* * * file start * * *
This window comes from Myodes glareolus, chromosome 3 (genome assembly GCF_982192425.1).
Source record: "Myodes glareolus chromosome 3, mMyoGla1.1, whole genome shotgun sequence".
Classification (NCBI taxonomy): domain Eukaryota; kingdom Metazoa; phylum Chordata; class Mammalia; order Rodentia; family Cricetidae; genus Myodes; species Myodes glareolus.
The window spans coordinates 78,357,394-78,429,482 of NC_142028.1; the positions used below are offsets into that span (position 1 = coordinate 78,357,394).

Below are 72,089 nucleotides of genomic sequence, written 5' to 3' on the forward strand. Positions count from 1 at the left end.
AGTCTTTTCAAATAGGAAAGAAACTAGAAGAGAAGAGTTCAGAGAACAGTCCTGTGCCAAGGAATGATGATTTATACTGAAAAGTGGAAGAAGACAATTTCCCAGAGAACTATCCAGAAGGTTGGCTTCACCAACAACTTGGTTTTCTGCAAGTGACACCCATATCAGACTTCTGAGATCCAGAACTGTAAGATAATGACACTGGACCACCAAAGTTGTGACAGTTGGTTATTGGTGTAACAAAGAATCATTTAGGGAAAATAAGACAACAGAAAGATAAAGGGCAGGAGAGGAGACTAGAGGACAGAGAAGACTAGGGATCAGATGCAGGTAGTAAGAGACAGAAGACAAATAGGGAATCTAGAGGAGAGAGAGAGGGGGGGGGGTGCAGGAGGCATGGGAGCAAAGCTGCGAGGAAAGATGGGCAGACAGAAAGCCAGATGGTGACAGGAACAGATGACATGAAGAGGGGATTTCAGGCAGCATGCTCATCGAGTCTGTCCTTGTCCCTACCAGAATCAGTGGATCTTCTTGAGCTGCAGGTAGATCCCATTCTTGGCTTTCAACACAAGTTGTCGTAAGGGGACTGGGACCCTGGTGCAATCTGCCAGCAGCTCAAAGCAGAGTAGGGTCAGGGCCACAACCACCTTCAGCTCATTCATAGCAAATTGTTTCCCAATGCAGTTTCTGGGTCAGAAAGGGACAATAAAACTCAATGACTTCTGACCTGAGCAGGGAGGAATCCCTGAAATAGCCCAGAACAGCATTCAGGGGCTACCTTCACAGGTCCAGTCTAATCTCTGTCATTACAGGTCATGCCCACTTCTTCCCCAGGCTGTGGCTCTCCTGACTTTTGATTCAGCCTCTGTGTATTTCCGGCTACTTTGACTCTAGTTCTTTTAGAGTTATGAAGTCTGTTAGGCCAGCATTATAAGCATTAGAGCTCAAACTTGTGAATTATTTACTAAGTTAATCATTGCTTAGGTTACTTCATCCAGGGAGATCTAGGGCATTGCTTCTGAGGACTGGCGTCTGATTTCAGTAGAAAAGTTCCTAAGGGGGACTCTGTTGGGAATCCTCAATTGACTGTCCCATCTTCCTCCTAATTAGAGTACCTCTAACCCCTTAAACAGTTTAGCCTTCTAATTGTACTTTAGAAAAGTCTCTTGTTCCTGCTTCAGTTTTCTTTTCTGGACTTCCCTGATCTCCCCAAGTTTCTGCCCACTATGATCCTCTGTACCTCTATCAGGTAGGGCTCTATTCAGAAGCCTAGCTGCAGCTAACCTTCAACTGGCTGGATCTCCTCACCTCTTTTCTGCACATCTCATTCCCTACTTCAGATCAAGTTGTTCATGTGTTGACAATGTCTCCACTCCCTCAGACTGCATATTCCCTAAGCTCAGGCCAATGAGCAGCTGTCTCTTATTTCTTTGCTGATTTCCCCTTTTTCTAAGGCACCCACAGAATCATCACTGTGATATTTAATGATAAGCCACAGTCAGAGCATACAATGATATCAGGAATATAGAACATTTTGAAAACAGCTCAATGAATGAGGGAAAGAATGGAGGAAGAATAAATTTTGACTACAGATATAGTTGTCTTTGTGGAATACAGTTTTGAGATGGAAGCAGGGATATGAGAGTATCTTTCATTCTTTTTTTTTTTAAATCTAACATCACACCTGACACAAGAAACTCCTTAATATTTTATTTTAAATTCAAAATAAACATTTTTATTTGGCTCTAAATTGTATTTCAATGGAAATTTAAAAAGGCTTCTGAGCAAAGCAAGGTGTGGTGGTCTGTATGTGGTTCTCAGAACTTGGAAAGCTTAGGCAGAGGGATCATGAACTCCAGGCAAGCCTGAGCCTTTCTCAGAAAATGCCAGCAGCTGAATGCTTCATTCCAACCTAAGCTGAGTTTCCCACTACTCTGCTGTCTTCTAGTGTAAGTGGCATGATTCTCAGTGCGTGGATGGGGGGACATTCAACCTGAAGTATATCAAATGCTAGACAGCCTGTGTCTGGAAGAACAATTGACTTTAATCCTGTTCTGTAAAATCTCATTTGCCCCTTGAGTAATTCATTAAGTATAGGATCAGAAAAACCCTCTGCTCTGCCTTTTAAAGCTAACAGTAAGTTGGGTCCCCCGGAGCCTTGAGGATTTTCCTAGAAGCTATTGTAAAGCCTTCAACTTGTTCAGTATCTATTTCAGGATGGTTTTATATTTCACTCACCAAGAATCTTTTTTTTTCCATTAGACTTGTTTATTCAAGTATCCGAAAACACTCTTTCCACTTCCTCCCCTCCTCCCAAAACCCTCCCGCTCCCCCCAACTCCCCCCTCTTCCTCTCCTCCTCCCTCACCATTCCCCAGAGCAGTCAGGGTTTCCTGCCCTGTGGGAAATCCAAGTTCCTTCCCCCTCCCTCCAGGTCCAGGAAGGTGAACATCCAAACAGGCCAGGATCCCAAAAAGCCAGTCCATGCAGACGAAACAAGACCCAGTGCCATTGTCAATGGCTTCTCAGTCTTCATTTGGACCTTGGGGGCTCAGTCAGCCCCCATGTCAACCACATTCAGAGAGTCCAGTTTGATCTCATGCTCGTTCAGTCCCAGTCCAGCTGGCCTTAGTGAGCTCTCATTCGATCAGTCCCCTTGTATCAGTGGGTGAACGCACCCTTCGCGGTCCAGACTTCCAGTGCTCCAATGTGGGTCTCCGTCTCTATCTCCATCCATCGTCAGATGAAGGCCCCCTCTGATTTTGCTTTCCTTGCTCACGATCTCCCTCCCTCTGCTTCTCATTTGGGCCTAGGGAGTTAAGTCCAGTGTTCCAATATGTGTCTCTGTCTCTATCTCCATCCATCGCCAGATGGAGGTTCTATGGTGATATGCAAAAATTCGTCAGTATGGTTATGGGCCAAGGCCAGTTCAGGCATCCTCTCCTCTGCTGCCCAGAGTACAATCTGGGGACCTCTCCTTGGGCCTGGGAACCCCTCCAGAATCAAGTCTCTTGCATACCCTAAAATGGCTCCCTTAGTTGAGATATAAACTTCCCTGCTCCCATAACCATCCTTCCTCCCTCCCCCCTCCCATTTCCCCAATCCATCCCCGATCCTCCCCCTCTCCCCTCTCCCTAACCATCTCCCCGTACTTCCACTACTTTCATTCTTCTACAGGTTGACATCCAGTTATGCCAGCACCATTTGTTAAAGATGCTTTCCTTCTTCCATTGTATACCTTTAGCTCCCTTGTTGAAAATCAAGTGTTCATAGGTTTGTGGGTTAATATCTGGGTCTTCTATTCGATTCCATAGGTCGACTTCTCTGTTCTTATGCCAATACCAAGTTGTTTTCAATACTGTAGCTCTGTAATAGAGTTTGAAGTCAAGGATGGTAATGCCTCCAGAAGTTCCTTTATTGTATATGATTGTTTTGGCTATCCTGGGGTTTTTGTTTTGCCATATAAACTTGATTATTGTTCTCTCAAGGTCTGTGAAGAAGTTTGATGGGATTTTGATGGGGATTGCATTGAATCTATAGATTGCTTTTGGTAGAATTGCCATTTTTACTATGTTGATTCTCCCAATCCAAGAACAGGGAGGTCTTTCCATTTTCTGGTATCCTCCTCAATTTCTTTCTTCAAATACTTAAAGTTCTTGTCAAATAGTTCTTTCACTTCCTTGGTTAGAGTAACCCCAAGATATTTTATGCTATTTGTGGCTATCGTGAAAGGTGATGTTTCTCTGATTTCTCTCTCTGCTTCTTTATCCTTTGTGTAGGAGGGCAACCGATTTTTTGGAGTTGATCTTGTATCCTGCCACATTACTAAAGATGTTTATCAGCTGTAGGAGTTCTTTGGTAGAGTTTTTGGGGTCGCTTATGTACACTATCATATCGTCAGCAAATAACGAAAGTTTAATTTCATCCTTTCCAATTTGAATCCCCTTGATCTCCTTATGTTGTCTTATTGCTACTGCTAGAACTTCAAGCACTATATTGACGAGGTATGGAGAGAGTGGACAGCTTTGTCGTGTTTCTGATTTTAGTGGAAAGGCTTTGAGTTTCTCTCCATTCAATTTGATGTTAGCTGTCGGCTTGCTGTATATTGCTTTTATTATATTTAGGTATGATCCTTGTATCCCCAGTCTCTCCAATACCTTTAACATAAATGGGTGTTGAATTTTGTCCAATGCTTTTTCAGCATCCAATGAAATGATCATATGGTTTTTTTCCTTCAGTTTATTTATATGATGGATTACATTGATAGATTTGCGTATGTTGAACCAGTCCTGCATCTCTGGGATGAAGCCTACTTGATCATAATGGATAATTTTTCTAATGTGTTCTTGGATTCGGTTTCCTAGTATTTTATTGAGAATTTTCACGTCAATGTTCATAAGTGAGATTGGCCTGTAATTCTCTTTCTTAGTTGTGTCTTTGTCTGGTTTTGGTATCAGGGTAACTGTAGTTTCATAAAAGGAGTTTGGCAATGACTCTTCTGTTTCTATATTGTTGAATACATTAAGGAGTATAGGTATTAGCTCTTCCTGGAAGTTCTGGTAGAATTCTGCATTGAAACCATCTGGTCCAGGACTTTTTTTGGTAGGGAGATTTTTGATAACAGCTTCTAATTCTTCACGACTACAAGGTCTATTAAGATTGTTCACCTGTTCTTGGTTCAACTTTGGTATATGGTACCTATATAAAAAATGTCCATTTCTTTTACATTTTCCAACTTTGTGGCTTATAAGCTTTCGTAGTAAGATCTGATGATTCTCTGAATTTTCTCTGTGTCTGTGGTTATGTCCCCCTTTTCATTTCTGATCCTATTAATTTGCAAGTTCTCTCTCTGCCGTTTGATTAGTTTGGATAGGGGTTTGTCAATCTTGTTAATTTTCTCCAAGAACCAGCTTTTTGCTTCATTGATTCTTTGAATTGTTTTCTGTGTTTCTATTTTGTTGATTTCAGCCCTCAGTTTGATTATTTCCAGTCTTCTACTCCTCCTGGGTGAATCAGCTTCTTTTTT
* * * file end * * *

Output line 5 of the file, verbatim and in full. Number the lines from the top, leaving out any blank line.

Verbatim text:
Below are 72,089 nucleotides of genomic sequence, written 5' to 3' on the forward strand. Positions count from 1 at the left end.